That didn't usually work!
Of course the power in Nepal is only on for about 6-7 hours a day at intermittent times. When the power was actually on we only had one outlet, and one light in the bathroom which worked. We became good friends with flashlights and lots of blankets! :/
The US charges $160 for Nepali's to apply for a tourist VISA into the US. That is A LOT of money for the average Nepali who may only make $1 a day. The US gets hundreds of these applications a day. I was told they only accept 4-5 of them. :( That is a lot of people naively throwing the US government money for nothing.
One day I went to the 'DMV' with one of the missionaries there. She needed her licenses renewed and had to go get her picture taken. I was shocked at how crowded the place was. Cheryl pointed out all the US VISA applications tucked under their arms. These people were there to get their pictures taken for their application. It was crazy! There were at least 50 people there at that moment trying to get a US VISA. Cheryl said it is like that all the time.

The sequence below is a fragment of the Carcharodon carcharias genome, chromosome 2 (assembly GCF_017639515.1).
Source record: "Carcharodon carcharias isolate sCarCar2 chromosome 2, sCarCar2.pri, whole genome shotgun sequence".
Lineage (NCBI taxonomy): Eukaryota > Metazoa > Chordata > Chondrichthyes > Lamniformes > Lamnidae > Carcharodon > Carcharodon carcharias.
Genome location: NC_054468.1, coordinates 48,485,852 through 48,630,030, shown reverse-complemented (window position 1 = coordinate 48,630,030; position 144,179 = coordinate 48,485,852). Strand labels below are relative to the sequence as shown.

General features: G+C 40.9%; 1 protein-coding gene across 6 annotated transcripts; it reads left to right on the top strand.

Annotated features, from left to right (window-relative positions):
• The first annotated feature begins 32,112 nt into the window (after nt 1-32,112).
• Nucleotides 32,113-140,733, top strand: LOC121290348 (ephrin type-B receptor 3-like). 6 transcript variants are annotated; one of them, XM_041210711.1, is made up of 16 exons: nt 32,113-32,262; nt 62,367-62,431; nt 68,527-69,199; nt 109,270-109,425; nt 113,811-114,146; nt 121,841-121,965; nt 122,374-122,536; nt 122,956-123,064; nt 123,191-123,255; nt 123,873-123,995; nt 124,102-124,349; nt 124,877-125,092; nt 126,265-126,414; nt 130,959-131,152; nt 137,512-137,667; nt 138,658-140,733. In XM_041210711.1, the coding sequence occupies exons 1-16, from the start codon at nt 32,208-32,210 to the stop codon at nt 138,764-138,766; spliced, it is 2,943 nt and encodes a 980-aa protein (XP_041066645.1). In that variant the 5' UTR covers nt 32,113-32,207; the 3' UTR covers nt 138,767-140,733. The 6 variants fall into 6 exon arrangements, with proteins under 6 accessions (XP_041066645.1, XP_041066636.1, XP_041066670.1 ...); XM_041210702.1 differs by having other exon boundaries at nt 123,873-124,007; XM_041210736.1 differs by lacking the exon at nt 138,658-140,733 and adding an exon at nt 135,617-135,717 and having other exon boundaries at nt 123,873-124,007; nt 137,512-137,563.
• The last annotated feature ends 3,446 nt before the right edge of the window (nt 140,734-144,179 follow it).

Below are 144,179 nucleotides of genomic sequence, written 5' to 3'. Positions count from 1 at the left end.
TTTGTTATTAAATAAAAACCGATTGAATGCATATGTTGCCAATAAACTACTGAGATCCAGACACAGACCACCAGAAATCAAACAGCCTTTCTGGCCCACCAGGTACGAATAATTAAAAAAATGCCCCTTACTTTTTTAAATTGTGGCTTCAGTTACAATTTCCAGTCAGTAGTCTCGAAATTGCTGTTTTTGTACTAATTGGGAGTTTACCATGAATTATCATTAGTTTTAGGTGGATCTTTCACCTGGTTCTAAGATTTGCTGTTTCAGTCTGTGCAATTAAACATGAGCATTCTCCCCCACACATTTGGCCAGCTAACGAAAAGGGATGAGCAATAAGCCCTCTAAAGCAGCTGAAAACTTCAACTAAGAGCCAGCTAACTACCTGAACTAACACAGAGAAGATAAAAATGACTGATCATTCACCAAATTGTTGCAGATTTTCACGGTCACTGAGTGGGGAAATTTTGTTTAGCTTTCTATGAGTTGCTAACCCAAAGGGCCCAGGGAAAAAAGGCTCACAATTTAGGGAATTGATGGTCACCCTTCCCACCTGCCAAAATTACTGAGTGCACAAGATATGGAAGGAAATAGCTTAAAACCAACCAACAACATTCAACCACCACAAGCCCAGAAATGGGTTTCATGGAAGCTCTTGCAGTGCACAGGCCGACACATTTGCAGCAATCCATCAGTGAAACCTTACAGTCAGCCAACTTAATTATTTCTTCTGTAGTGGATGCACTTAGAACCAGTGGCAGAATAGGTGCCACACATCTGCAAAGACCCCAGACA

I talked to many Nepali while I was there. Most of them were interested to hear about the States and/or were excited to tell me that they have a family member who made it there. I would say "Oh cool, have you ever been to visit?" The response was always the same. "No, I can't get a VISA". Several told me they knew it was because they are too poor. "The US thinks I couldn't possibly be coming to 'vacation'... I am too poor. They think I must be coming to illegally hide."
That made me feel sad.
I hope this post gave you a small glimpse of Kathmandu. It really is a fascinating place! Filled with kind fascinating people. There is much work to do for the orphans and the people of Nepal but I believe God is opening doors there to do just that!